Wandile Sihlobo, head of economic and agribusiness intelligence at Agbiz, shares highlights in his update on agricultural commodity markets.


The weather will remain a primary focus in the South African maize market at least until March 2018, when the crop passes the pollination stage of development. Fortunately, incoming data from the South African Weather Services suggests that the summer rainfall areas of the country could receive above normal rainfall from this month (February) until April 2018.

The near-term weather forecasts also support the local weather bureau’s view, suggesting a possibility of between 25 and 90 millimetres of rainfall across the maize producing regions during the next eight days. This should improve soil moisture, which will potentially support crops in areas that planted late in the season.

Given the National Crop Estimates Committee’s preliminary planting estimate of 2.30 million hectares, down by 12% year-on-year (y/y), and favourable weather forecasts for the season, we estimate that South Africa’s maize production could reach 11.2 million tonnes, from 16.7 million tonnes in 2016/2017 production season. This implies that the country’s maize supplies could remain soil, as the carryover stock is expected to be roughly 4.3 million tonnes (domestic consumption is 10.5 million tonnes).

In our production estimate, we applied an average yield for the past five seasons for both white and yellow maize estimates and assumed that weather conditions will remain favourable throughout the season, as suggested by the South African Weather Service. The official production estimates and the revised area plantings data will be released by the National Crop Estimates Committee on 27 February 2018.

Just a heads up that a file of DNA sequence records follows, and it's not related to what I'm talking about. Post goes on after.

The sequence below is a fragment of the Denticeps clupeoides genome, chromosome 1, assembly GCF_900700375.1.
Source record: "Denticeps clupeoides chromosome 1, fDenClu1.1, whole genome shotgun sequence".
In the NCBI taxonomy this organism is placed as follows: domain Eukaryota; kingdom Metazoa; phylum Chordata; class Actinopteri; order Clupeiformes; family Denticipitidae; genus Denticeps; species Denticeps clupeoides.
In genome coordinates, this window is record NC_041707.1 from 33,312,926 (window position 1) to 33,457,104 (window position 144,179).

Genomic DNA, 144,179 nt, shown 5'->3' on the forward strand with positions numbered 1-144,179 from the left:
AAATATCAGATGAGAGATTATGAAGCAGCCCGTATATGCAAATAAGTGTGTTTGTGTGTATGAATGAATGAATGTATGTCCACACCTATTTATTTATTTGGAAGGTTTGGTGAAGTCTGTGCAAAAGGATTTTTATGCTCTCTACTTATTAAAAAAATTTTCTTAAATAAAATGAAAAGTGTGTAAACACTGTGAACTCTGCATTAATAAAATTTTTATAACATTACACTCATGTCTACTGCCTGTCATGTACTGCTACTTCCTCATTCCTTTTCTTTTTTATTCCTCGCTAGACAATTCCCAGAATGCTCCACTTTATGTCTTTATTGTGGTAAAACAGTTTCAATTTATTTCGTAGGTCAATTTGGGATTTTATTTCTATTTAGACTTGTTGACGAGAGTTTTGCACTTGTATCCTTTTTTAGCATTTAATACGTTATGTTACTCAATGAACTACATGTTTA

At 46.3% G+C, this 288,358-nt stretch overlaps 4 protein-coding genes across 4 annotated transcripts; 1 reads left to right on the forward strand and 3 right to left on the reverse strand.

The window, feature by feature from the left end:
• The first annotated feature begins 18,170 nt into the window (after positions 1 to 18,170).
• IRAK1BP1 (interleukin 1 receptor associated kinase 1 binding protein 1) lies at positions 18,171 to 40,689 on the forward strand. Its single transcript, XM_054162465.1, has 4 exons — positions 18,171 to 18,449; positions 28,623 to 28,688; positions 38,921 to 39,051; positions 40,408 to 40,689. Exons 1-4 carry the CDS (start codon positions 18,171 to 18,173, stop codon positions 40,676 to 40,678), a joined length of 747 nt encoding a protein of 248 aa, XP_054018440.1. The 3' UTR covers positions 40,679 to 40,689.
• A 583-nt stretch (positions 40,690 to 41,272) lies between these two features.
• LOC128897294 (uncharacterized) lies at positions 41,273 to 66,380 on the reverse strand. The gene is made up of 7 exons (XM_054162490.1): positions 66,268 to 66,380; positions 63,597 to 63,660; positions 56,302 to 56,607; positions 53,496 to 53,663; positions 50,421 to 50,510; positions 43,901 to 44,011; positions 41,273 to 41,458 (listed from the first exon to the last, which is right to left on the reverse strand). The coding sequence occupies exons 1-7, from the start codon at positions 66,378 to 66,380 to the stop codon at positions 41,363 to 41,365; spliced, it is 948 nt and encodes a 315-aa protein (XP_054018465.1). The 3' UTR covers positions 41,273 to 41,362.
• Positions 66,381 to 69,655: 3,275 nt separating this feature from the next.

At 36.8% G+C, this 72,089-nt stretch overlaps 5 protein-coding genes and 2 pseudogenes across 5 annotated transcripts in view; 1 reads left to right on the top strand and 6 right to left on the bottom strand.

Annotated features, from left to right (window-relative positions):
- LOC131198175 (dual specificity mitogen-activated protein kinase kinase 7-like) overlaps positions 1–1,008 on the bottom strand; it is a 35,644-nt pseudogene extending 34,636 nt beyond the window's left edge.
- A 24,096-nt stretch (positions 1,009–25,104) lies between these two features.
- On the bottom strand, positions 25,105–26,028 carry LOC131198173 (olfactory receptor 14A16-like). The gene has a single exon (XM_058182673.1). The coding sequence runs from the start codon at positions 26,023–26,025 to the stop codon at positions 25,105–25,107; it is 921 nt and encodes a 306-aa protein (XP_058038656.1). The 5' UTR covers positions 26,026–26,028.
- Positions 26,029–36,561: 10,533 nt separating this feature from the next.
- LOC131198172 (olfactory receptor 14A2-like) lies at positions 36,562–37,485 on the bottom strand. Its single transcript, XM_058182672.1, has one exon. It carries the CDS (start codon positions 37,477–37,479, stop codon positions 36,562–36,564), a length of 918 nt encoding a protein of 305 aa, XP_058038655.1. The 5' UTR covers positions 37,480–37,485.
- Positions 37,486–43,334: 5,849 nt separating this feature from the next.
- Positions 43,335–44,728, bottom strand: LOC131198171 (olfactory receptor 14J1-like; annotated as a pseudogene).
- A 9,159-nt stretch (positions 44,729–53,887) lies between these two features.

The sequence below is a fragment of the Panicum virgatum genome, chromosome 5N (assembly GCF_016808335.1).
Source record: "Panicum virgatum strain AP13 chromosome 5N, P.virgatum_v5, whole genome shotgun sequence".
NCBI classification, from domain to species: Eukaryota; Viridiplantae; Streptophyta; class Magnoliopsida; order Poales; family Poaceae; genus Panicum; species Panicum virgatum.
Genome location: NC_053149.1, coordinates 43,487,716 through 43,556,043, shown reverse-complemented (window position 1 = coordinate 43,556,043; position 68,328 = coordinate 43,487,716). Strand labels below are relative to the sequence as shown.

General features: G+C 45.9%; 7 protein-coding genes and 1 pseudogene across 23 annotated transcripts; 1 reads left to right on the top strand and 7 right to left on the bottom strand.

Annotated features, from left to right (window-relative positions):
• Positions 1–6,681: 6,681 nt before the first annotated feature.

The last winter wheat harvest activity in the VKB and OVK regions in the eastern Free State province has recently been completed. The yields received in both regions are well below average due to unfavourable weather conditions earlier in the season. As a result, the volumes recently delivered to commercial silos are well below the previous week (ending 26 January 2018).

About 11 105 tonnes of wheat were delivered in the week ending 26 January 2018, down by 28% from the volume delivered the previous week (ending 19 January 2018). This placed South Africa’s wheat producer deliveries for weeks 1 to 17 of the 2017/2018 marketing year at 1.37 million tonnes.

The impact of lower yields in the Free State and the Western Cape provinces is clear from the national production estimate which was left unchanged earlier this week, at 1.48 million tonnes, but down by 23% from the 2016 harvest. The lower wheat harvest essentially implies that South Africa’s wheat imports could increase to 1.90 million tonnes in the 2017/2018 marketing year, which is double the volume imported the previous marketing year.

At the moment, rainfall is not of importance in the wheat growing areas of the Western Cape but could improve dam levels and subsequently benefit households and other agricultural activities such as horticulture and livestock. An update for the week ending 29 January 2018 shows that dams averaged 25% in the unchanged from the previous week, but down by 13 percentage points lower than the corresponding period last year 2017.

Soya beans:

The preliminary soya bean plantings estimate of 701 000 hectares is the biggest area on record. If one applies an average yield of 1.7 tonnes per hectare from the past five seasons, South Africa’s soya bean production could reach 1.19 million tonnes. This would be 9% lower than the 2016/2017 production season. The key reason being the higher average yield of 2.3 tonnes per hectare obtained in the 2016/2017 production season.